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ISRN Gastroenterology
Volume 2012 (2012), Article ID 903240, 9 pages
http://dx.doi.org/10.5402/2012/903240
Review Article

Critical Analysis of Esophageal Multichannel Intraluminal Impedance Monitoring 20 Years Later

1Department of Surgery, São Paulo Medical School, Federal University of São Paulo, 04021-001 São Paulo, SP, Brazil
2Surgical Gastroenterology, Division of Esophagus and Stomach, Hospital São Paulo, Rua Diogo de Faria 1087 cj 301, 04037-003 São Paulo, SP, Brazil

Received 29 July 2012; Accepted 13 September 2012

Academic Editors: G. H. Kang, A. Nakajima, and C.-T. Shun

Copyright © 2012 Fernando A. M. Herbella. This is an open access article distributed under the Creative Commons Attribution License, which permits unrestricted use, distribution, and reproduction in any medium, provided the original work is properly cited.

Abstract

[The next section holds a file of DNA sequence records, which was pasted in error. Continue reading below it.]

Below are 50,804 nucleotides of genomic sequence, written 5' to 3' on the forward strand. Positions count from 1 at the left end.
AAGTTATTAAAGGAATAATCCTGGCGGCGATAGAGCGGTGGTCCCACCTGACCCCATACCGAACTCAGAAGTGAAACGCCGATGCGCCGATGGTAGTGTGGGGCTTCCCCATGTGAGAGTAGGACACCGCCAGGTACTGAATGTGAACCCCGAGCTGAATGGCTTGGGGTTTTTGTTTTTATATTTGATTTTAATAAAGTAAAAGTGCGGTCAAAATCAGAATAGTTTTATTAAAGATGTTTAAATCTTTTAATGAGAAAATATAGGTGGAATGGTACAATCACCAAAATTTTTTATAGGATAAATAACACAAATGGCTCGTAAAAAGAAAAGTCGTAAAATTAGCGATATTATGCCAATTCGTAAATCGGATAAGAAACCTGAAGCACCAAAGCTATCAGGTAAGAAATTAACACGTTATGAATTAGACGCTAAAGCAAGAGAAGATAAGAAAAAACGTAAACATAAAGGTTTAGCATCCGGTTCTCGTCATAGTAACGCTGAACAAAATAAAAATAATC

Multichannel intraluminal impedance (MII) for the evaluation of esophageal diseases was created in 1991 trying to solve previous limitations of esophageal function test. MII-pH is able to determine the physical characteristics of the refluxate (liquid, gas, or mixed) and nonacidic GER. MII-manometry can determine the presence of bolus and its relation with peristalsis. This paper makes a critical analysis of the clinical applications of MII 20 years after its creation. Literature review shows that MII made great contributions for the understanding of esophageal physiology; however, direct clinical applications are few. MII-pH was expected to identify patients with normal acid reflux and abnormal nonacidic reflux. These patients are rarely found off therapy, that is, nonacidic reflux parallels acid reflux. Furthermore, the significance of isolated nonacidic reflux is unclear. Contradictory MII-manometry and conventional manometry findings lack better understanding and clinical implication as well as the real significance of bolus transit.